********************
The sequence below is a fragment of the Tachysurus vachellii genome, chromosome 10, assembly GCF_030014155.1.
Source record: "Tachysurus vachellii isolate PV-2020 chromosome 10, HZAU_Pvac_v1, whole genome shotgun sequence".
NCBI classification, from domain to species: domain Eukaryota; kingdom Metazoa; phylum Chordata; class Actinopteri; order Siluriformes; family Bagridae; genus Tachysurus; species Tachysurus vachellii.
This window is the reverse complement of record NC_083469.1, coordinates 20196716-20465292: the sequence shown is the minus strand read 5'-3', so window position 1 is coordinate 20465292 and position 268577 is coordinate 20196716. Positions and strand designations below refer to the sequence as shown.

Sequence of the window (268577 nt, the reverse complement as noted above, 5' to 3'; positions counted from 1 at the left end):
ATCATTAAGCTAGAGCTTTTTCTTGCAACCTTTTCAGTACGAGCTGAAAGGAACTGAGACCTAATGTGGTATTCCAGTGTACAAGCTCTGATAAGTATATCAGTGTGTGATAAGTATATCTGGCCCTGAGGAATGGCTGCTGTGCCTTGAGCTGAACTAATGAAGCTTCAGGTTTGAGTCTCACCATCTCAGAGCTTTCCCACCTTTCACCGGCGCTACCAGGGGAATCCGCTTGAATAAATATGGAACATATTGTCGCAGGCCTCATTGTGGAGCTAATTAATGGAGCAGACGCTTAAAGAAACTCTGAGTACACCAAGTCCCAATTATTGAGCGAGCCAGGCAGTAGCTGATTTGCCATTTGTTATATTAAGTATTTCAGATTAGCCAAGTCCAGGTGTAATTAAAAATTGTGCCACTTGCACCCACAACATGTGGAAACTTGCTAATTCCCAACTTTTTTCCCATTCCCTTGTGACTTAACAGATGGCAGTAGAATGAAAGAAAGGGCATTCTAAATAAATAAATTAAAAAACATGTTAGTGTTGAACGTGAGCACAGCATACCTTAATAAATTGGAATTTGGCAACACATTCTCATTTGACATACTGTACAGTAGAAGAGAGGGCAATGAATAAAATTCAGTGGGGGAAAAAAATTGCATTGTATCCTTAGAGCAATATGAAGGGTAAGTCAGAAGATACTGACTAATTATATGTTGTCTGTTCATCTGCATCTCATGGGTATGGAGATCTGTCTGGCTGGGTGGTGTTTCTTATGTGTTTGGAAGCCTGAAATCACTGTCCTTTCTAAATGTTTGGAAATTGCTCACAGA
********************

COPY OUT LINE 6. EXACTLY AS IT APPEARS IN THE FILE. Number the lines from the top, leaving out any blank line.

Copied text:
ATCATTAAGCTAGAGCTTTTTCTTGCAACCTTTTCAGTACGAGCTGAAAGGAACTGAGACCTAATGTGGTATTCCAGTGTACAAGCTCTGATAAGTATATCAGTGTGTGATAAGTATATCTGGCCCTGAGGAATGGCTGCTGTGCCTTGAGCTGAACTAATGAAGCTTCAGGTTTGAGTCTCACCATCTCAGAGCTTTCCCACCTTTCACCGGCGCTACCAGGGGAATCCGCTTGAATAAATATGGAACATATTGTCGCAGGCCTCATTGTGGAGCTAATTAATGGAGCAGACGCTTAAAGAAACTCTGAGTACACCAAGTCCCAATTATTGAGCGAGCCAGGCAGTAGCTGATTTGCCATTTGTTATATTAAGTATTTCAGATTAGCCAAGTCCAGGTGTAATTAAAAATTGTGCCACTTGCACCCACAACATGTGGAAACTTGCTAATTCCCAACTTTTTTCCCATTCCCTTGTGACTTAACAGATGGCAGTAGAATGAAAGAAAGGGCATTCTAAATAAATAAATTAAAAAACATGTTAGTGTTGAACGTGAGCACAGCATACCTTAATAAATTGGAATTTGGCAACACATTCTCATTTGACATACTGTACAGTAGAAGAGAGGGCAATGAATAAAATTCAGTGGGGGAAAAAAATTGCATTGTATCCTTAGAGCAATATGAAGGGTAAGTCAGAAGATACTGACTAATTATATGTTGTCTGTTCATCTGCATCTCATGGGTATGGAGATCTGTCTGGCTGGGTGGTGTTTCTTATGTGTTTGGAAGCCTGAAATCACTGTCCTTTCTAAATGTTTGGAAATTGCTCACAGA